21. This is first time out with my camera Nikon D5200 and first time doing any Urbex at all. Went out with two mates and big thanks for them for letting me tag along on this trip and a few more that ill post at some point. We tried one place first but couldn't get access. History The hall was built in the 1560s for the Winstanley family of Winstanley; the Winstanley family were lords of the manor since at least 1252 and may have been responsible for building the moat on the site. The Winstanleys owned the hall until 1596, when the estate was sold to James Bankes, a London goldsmith and banker. Winstanley Hall has three storeys and has a date stone with a date of 1584, but this is not in situ so may not provide an accurate date for the construction of the house. Extra blocks were added in the 17th and 18th centuries. Further and extensive alterations were made in 1811-19 by Lewis Wyatt in a Jacobean style. He moved the entrance to the left flank of the hall and replacing the original entrance with a window. The final additions to the hall were made in 1843 when an extra wing was added. To the south, on lands belonging to the hall, is a small stone building which was used to house bears that provided entertainment for the hall's guests. The Winstanley Family also owned the Braunstone Hall estate. The Bankes family retained ownership of the hall until the 21st century when it was sold for private development. The hall had been kept in good condition until the 1960s when habitation stopped. As the building decayed and the cost of maintaining Winstanley Hall was too much for the family it was sold on. It was intended to develop the hall into private flats, however refurbishment was held up due to Wigan council withholding planning permission.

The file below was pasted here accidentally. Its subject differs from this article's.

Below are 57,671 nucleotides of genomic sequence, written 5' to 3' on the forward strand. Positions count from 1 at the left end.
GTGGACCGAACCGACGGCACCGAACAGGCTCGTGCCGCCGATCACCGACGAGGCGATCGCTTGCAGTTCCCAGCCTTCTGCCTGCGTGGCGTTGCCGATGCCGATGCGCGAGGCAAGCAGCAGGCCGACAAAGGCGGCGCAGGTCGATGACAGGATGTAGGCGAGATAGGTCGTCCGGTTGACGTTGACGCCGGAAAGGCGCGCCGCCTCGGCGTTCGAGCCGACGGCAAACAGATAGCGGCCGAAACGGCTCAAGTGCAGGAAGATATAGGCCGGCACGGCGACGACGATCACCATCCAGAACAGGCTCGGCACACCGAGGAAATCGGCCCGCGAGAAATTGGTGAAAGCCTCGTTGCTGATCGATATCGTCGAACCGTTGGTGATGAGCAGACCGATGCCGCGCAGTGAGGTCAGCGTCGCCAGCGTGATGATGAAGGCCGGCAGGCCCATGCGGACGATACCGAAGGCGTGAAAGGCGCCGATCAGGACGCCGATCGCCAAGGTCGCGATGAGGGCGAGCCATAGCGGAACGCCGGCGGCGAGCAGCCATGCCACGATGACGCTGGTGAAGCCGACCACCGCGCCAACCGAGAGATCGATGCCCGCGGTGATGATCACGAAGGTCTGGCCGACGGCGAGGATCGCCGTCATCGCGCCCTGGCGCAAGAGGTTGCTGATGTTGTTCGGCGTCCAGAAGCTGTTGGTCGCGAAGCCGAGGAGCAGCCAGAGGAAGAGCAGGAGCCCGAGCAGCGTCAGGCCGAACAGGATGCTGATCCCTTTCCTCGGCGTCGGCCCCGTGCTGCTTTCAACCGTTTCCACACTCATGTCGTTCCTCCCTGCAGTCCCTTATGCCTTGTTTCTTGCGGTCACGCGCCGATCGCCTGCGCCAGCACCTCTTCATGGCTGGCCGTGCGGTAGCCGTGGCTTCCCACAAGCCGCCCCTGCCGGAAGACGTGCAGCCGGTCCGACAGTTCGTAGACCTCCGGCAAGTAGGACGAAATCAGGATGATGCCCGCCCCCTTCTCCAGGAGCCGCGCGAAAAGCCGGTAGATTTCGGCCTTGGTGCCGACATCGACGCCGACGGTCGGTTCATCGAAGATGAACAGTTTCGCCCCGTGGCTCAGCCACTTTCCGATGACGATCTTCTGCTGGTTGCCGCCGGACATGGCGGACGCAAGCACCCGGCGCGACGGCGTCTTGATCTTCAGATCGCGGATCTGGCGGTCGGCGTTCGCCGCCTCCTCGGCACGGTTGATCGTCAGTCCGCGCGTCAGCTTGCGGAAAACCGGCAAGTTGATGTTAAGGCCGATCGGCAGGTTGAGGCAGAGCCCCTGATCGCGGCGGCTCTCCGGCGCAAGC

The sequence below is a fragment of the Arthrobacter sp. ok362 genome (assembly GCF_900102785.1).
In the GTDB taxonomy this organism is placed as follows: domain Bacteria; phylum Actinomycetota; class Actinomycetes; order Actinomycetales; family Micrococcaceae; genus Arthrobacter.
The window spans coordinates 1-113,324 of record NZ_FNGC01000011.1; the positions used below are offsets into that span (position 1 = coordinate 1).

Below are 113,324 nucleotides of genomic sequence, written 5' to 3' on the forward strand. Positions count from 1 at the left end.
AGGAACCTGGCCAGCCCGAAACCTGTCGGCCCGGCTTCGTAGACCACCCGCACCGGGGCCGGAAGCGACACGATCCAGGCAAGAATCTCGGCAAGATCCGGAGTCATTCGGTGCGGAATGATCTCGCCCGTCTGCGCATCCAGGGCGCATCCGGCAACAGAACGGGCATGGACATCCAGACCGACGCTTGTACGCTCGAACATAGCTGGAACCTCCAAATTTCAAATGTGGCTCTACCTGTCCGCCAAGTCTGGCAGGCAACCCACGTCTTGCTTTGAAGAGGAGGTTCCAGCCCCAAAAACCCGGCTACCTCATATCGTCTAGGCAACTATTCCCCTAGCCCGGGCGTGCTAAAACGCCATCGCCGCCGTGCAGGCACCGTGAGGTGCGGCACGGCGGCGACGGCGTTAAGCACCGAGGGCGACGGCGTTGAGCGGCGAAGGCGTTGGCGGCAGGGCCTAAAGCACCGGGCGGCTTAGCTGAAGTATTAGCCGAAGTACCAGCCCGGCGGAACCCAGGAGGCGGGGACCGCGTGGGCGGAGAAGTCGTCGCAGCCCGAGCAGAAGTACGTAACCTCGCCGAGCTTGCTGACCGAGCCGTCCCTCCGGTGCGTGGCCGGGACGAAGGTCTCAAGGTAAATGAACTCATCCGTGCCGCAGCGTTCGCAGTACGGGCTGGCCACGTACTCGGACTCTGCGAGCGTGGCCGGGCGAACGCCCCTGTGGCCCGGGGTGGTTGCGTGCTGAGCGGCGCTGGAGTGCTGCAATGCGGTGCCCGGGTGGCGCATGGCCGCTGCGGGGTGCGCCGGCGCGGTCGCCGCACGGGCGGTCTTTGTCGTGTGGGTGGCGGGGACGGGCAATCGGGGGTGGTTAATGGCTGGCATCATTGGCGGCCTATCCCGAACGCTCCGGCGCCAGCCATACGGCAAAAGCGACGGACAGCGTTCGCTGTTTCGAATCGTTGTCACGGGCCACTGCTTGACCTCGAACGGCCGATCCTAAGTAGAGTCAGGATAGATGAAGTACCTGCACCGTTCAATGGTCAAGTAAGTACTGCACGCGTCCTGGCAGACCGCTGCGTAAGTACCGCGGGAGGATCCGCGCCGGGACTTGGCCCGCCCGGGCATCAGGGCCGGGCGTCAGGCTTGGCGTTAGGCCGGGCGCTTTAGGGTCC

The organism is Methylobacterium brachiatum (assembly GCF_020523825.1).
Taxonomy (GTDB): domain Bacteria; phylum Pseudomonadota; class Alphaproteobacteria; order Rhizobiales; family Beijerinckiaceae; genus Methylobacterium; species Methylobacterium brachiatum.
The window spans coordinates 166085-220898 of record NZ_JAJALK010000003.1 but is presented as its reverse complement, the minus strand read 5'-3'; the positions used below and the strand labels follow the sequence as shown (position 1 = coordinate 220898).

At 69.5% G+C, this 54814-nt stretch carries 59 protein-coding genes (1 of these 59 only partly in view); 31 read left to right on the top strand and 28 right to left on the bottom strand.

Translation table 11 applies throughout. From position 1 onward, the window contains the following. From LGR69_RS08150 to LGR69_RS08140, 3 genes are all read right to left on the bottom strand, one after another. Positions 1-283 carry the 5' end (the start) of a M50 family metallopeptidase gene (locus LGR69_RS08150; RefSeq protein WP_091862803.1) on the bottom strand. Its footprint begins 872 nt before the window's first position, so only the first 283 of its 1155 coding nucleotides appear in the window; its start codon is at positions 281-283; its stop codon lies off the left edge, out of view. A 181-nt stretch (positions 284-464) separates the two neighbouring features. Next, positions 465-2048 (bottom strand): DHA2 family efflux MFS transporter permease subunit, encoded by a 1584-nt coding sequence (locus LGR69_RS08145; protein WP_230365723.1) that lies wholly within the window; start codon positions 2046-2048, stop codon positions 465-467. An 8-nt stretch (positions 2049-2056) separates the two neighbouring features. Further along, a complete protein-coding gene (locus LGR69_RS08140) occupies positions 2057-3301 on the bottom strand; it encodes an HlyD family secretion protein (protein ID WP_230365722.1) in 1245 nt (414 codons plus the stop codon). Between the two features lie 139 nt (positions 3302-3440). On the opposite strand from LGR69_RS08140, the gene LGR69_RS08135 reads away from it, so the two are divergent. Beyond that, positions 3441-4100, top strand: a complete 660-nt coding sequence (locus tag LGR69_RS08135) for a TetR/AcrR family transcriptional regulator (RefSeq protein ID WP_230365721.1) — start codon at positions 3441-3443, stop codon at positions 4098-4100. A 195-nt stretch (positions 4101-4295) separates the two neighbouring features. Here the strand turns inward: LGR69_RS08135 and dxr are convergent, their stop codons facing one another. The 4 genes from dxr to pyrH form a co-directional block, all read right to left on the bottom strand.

22. The Visit After a fantastic explore earlier in the day we were not expecting a great deal here but were pleasantly surprised by this places charm and character.. all kind of bits and bobs about telling a story of the people that once lived there. I believe its known as Red Dress Manor but seen as there is no red dress anymore I'm calling it "Blind Cat Manor" from now on in honour of the lovely blind and deaf (I think) cat that we said hello to on the way out The History Struggling to find detailed history unfortunately. Calcott Hall was grade II listed in 1953 and was home to a dairy farm built in 1725 And here is the poor little cat that seemed to be blind and deaf